Bolshoi Ballet – Don Quixote – New York

Sadly no pictures of the cast or general production shots are available.

Sadly no pictures of the cast or general production shots are available.

Bolshoi Ballet
Don Quixote

New York, David H. Koch Theater
23 July 2014
www.bolshoi.ru
www.davidhkochtheater.com

Pop Art

It’s good to be reminded once in a while that ballet is not only a hyper-refined, highly-evolved art, full of complexities and nuance, but also a superb entertainment, capable of producing very simple, uncomplicated pleasures. The ballet Don Quixote is precisely that: the story is flimsy, the character of the Don practically irrelevant, the music bombastic and only intermittently Spanish in character. But what fun it is. Don Q is a showcase of bravura dancing that calls as much attention to the ensemble – the toreros and the flower girls and the gypsies – as it does to the principals. It’s a company ballet, and boy does it show off what this company – the Bolshoi – does better than anyone.

The ballet originated in 1869 in Moscow, concocted by Marius Petipa, who revised and expanded it two years later for the Mariinsky in St. Petersburg. It was always meant to be a grand spectacle, a cornucopia of dances “in the Spanish manner.” This folkloric aspect was augmented many times over when the ballet was redone by Russian choreographer Aleksandr Gorsky at beginning of the last century. It was Gorsky who turned the corps into a living, breathing human mass rather than simply a frame for the principal characters. The first act unfolds like a never-ending fiesta, with one dance leading into the next, driven by Minkus’s lively, rhythmic numbers. The corps, wearing character shoes, accompanies the soloists almost like a musical counterpoint, kneeling and rising to the beat, shaking tambourines, clapping along.

The Bolshoi dancers pull it all off with enormous panache, despite the tight conditions at the David H. Koch theatre. (The Met would doubtless be a better fit.) At any given time, it seems that an entire Spanish town has indeed descended upon the stage. The men – toreros and villagers – are particularly striking: their dancing is precise and synchronized but seemingly tossed off, vigorous, free. They shake their hair and flash their eyes at the audience. A kind of natural extroversion rules onstage, but also in the pit – the Bolshoi orchestra makes the most of the spirited score, emphasizing its sprightly tempi and accents. But what impresses most is the company’s unaffected, full-blooded approach to ballet and character dance; the dancers are as natural as fish swimming in the sea.
 


 

Which is not to say that the production doesn’t have its excesses. The second act, with its Hollywood-esque faux-Spanish numbers – full of languorous backbends, castanet-clacking and flamenco poses – could use a trim. And the ballet blanc that follows Don Q’s unfortunate encounter with the windmill is really quite bland (particularly as led by Anna Nikulina, an un-scintillating and un-musical queen of the Dryads). But even in the ballet’s least prepossessing moments, individual dancers manage to draw one back in. Anna Antropova, as the sex-pot gypsy dancer in an otherwise tepid scene, was a knockout, fiery and sensual, with gleaming eyes and a keen sense of drama. She made this hackneyed set-piece into a story full of surprises, highs, and lows. At end of the ballet, a bit of filler between two entrances by the leads, Maria Vinogradova revealed finesse, charm, and deep musicality, as well as a pillowy jump. (Vinogradova caught the eye in various secondary roles in Swan Lake last week as well; clearly, she’s one to watch.)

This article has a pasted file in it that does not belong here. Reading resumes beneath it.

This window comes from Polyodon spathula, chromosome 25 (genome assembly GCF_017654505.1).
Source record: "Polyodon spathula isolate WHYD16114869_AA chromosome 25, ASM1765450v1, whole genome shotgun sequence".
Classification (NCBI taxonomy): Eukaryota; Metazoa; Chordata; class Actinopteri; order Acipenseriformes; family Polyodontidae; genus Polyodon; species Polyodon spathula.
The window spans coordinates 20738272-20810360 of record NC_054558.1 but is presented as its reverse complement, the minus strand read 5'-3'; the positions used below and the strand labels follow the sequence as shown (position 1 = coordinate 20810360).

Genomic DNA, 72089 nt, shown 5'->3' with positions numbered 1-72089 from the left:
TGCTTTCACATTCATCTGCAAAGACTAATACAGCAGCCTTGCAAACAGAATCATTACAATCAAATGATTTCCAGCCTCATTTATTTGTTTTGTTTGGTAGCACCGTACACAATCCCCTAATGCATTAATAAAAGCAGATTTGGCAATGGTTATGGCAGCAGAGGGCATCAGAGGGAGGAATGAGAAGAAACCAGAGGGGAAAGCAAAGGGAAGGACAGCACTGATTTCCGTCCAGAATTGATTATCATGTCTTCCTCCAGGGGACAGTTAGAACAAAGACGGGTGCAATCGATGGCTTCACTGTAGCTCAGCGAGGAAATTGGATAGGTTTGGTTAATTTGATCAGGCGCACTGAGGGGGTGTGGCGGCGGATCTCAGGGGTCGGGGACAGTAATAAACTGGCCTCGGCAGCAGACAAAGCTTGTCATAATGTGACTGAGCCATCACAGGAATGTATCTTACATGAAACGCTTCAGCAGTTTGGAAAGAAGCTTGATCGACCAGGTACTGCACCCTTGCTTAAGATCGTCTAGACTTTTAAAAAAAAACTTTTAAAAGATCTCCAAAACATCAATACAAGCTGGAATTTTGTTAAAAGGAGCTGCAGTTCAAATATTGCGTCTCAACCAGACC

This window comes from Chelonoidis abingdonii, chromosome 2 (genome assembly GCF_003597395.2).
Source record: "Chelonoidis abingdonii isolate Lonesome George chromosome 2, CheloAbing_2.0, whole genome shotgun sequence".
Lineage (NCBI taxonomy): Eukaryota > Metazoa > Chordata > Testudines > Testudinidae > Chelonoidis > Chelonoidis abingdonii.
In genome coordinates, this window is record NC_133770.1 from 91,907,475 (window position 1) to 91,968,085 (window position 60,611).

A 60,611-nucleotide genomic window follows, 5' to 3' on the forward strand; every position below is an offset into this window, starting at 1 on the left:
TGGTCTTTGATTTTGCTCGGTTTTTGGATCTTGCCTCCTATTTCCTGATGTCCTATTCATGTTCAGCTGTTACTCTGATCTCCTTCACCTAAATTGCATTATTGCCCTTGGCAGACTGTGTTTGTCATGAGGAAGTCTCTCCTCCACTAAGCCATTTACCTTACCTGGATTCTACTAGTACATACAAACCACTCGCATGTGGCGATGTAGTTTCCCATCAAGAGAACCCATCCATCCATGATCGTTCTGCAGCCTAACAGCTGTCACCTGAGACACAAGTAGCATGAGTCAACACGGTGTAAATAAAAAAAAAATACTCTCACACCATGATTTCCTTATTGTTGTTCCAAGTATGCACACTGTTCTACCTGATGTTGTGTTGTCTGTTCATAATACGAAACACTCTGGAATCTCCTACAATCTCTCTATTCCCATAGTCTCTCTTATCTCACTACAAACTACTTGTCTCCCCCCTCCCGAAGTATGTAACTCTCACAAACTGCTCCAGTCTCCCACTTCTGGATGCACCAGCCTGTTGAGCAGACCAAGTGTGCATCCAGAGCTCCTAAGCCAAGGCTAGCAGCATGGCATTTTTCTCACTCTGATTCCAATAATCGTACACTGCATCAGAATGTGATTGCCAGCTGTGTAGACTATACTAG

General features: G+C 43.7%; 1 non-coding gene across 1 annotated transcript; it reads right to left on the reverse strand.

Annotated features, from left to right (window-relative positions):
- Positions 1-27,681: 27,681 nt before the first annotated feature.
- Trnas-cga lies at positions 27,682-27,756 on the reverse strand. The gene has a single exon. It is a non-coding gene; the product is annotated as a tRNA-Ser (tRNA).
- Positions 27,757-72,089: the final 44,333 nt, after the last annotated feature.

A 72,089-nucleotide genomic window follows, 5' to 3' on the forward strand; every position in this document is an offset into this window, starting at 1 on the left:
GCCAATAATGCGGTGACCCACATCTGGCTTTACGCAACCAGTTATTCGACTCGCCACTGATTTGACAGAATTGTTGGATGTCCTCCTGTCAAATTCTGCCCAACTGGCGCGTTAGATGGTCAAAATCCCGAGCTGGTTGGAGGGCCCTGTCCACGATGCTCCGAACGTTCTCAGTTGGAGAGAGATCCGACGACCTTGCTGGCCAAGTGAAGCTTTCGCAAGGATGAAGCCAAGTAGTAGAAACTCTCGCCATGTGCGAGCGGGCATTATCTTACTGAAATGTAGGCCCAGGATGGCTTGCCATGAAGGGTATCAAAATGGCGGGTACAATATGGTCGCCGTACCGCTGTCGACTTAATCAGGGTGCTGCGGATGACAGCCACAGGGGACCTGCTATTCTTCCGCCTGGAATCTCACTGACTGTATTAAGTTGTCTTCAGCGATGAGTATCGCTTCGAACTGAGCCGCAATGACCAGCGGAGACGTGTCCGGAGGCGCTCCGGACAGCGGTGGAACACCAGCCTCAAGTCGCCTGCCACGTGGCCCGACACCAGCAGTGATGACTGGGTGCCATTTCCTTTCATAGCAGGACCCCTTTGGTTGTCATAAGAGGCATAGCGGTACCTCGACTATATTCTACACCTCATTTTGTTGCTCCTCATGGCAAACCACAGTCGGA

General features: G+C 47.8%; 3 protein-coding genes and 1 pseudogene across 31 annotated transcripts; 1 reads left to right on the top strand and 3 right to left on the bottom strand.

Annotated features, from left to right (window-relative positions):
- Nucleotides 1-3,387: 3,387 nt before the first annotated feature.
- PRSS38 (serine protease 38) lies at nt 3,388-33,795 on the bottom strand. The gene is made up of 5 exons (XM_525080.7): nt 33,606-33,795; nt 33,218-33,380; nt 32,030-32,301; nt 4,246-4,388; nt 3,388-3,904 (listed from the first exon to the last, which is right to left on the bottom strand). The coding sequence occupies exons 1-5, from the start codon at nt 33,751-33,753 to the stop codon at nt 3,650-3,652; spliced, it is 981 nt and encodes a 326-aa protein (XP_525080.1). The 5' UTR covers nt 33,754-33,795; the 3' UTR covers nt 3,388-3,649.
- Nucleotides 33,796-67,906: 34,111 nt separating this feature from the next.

As Espada, the thigh-slapping, cape-swishing torero-in-chief, Denis Rodkin was another standout, simultaneously robust and refined, with long lines and a flashy sense of humor. I would have sworn that Mikhail Lobukhin, the evening’s Basilio, was the embodiment of a Bolshoi type – extroverted, hyper-male, high-flying, a man of the people – if it weren’t for the fact that he has spent most of his career at the Mariinsky. Lobukhin, a kind of loveable lug, made eyes at the girls onstage and, just before launching into an impeccable (and very fast) sequence of turns à la seconde, at the audience. Normally this would appear uncouth; Lobukhin made the gesture seem utterly charming. Rodkin will take on the role of Spartacus in Grigorovich’s eponymous ballet on July 26; Lobukhin on July 25 and 27.

All of which brings us to our heroine, Kitri, danced by Kristina Kretova, a leading soloist in the company who began her career at the Kremlin Ballet Theater and joined the Bolshoi only a few years ago. Kretova gave a solid performance, not as fiery or soaring as some Kitris of recent memory, but self-possessed, unflappable and completely game. She’s the kind of dancer who lets you know right off the bat that you’re in good hands. All the tricks – the one-handed lifts, the swan dives, the leaps across the stage into her partner’s arms – went off without a hitch, just as one knew they would. But all this is almost beside the point; the real star of Don Quixote is the Bolshoi itself.
 

About author
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Marina Harss is a free-lance dance writer and translator in New York. Her dance writing has appeared in the New Yorker, The Nation, Playbill, The Faster Times, DanceView, The Forward, Pointe, and Ballet Review. Her translations, which include Irène Némirovsky’s “The Mirador,” Dino Buzzati’s “Poem Strip,” and Pasolini’s “Stories from the City of God” have been published by FSG, Other Press, and New York Review Books. You can check her updates on Twitter at: @MarinaHarss
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